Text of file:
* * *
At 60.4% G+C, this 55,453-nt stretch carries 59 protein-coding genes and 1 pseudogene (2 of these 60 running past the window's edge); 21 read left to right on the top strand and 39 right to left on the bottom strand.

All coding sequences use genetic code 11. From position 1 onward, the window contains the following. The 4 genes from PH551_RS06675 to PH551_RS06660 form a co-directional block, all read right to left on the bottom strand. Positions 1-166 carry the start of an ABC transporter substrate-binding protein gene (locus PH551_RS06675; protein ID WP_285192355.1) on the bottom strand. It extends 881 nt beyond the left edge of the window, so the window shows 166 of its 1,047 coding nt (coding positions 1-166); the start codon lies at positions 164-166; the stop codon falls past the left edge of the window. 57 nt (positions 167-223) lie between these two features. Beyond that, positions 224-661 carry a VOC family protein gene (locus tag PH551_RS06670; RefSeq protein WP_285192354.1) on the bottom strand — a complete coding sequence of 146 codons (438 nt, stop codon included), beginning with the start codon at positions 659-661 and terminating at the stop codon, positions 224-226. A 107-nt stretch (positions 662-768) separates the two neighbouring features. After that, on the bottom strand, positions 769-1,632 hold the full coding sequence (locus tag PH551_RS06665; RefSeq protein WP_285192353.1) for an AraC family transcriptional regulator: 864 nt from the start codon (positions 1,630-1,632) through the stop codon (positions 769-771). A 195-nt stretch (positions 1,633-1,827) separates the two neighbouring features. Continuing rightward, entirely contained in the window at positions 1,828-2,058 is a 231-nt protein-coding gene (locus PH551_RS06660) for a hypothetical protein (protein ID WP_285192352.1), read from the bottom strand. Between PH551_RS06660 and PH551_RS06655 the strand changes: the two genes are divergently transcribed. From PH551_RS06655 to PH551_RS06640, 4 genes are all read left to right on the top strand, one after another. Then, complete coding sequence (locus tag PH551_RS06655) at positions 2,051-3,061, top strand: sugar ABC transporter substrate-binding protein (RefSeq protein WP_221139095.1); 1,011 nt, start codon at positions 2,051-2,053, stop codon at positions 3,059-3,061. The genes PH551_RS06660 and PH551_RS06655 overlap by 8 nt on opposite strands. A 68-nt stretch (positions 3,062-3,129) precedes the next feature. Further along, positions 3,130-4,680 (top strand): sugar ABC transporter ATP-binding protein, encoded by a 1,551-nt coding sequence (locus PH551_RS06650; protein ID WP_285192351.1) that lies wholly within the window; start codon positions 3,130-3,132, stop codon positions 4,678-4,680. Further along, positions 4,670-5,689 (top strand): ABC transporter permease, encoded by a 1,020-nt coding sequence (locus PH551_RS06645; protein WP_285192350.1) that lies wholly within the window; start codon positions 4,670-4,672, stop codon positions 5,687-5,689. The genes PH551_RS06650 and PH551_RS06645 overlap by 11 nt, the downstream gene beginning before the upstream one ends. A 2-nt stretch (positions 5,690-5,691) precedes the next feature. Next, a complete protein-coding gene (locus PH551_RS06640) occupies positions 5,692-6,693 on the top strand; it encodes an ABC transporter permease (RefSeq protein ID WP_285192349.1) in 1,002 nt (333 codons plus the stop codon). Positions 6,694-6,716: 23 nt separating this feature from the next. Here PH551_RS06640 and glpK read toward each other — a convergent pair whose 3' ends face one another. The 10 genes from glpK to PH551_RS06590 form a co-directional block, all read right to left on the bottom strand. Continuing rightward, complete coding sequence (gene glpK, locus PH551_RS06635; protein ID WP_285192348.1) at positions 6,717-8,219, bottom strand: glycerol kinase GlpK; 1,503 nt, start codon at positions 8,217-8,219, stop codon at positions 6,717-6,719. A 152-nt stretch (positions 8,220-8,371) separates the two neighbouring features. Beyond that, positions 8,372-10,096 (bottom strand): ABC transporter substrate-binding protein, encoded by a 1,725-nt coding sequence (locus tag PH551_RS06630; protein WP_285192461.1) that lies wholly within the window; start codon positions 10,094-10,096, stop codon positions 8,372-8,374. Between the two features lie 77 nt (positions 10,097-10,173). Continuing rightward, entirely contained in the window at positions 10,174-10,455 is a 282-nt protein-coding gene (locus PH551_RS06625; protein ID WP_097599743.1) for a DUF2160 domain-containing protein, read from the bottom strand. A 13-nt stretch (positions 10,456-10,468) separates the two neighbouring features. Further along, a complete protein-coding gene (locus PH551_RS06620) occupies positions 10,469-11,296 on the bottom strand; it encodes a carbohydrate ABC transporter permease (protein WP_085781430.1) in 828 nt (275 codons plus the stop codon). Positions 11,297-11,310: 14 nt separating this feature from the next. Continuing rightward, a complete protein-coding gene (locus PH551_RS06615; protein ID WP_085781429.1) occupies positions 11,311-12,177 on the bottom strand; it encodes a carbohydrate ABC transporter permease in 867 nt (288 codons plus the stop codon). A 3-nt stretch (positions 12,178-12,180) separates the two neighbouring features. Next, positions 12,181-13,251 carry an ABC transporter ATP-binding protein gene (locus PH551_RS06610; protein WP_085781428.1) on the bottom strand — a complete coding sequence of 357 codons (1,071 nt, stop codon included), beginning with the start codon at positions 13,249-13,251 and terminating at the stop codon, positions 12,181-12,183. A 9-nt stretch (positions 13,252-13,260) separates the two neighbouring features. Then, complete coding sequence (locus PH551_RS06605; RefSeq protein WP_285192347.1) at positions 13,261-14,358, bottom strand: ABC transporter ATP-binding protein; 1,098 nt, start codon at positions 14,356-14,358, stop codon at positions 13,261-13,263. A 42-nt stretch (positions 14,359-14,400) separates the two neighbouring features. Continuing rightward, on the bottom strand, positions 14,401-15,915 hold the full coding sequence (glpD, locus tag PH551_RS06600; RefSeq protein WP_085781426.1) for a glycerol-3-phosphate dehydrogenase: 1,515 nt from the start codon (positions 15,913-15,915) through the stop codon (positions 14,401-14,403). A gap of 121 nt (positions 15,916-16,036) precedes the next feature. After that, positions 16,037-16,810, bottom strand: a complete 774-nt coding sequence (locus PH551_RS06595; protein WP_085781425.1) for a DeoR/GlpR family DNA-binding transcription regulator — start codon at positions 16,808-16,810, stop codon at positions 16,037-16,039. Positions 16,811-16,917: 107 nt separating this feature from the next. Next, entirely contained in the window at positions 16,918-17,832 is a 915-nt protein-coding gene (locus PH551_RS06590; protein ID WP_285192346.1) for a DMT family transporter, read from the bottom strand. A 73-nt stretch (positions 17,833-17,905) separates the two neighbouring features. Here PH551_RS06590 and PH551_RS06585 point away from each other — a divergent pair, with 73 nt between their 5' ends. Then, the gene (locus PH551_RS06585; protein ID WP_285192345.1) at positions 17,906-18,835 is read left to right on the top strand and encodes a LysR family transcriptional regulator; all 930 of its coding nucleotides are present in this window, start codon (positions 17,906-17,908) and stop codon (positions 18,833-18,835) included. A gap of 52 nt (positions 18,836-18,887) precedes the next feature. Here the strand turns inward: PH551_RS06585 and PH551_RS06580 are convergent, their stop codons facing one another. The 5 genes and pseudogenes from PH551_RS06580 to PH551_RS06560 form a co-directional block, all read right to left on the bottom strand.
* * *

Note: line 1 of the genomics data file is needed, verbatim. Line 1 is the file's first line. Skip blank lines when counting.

At 60.4% G+C, this 55,453-nt stretch carries 59 protein-coding genes and 1 pseudogene (2 of these 60 running past the window's edge); 21 read left to right on the top strand and 39 right to left on the bottom strand.